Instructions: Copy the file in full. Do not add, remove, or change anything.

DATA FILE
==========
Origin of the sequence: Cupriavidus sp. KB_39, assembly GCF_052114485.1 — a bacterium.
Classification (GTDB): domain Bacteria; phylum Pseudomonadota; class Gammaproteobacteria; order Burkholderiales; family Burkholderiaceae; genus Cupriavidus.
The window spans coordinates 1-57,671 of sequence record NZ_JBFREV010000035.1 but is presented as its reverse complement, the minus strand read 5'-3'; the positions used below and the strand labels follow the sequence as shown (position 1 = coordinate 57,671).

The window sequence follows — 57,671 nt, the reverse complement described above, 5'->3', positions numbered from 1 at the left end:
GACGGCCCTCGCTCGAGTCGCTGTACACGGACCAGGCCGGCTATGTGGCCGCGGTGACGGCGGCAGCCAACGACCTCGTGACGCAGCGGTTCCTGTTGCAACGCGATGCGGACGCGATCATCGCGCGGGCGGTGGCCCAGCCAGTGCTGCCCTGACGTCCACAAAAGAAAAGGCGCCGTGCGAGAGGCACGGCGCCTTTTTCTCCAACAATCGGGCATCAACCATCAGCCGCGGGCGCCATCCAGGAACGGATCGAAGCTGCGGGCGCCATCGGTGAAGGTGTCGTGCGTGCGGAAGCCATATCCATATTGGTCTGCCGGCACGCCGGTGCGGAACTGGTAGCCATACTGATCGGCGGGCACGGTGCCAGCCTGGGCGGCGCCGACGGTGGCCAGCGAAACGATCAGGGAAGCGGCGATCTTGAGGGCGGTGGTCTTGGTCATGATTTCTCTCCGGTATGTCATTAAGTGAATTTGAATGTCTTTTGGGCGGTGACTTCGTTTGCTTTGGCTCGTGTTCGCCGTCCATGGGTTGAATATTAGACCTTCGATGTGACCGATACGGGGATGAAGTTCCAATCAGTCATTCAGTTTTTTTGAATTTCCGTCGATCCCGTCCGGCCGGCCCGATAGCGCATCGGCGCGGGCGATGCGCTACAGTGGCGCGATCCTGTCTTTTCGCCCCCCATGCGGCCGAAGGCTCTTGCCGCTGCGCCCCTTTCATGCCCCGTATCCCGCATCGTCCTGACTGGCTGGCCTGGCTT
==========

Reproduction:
Origin of the sequence: Cupriavidus sp. KB_39, assembly GCF_052114485.1 — a bacterium.
Classification (GTDB): domain Bacteria; phylum Pseudomonadota; class Gammaproteobacteria; order Burkholderiales; family Burkholderiaceae; genus Cupriavidus.
The window spans coordinates 1-57,671 of sequence record NZ_JBFREV010000035.1 but is presented as its reverse complement, the minus strand read 5'-3'; the positions used below and the strand labels follow the sequence as shown (position 1 = coordinate 57,671).

The window sequence follows — 57,671 nt, the reverse complement described above, 5'->3', positions numbered from 1 at the left end:
GACGGCCCTCGCTCGAGTCGCTGTACACGGACCAGGCCGGCTATGTGGCCGCGGTGACGGCGGCAGCCAACGACCTCGTGACGCAGCGGTTCCTGTTGCAACGCGATGCGGACGCGATCATCGCGCGGGCGGTGGCCCAGCCAGTGCTGCCCTGACGTCCACAAAAGAAAAGGCGCCGTGCGAGAGGCACGGCGCCTTTTTCTCCAACAATCGGGCATCAACCATCAGCCGCGGGCGCCATCCAGGAACGGATCGAAGCTGCGGGCGCCATCGGTGAAGGTGTCGTGCGTGCGGAAGCCATATCCATATTGGTCTGCCGGCACGCCGGTGCGGAACTGGTAGCCATACTGATCGGCGGGCACGGTGCCAGCCTGGGCGGCGCCGACGGTGGCCAGCGAAACGATCAGGGAAGCGGCGATCTTGAGGGCGGTGGTCTTGGTCATGATTTCTCTCCGGTATGTCATTAAGTGAATTTGAATGTCTTTTGGGCGGTGACTTCGTTTGCTTTGGCTCGTGTTCGCCGTCCATGGGTTGAATATTAGACCTTCGATGTGACCGATACGGGGATGAAGTTCCAATCAGTCATTCAGTTTTTTTGAATTTCCGTCGATCCCGTCCGGCCGGCCCGATAGCGCATCGGCGCGGGCGATGCGCTACAGTGGCGCGATCCTGTCTTTTCGCCCCCCATGCGGCCGAAGGCTCTTGCCGCTGCGCCCCTTTCATGCCCCGTATCCCGCATCGTCCTGACTGGCTGGCCTGGCTT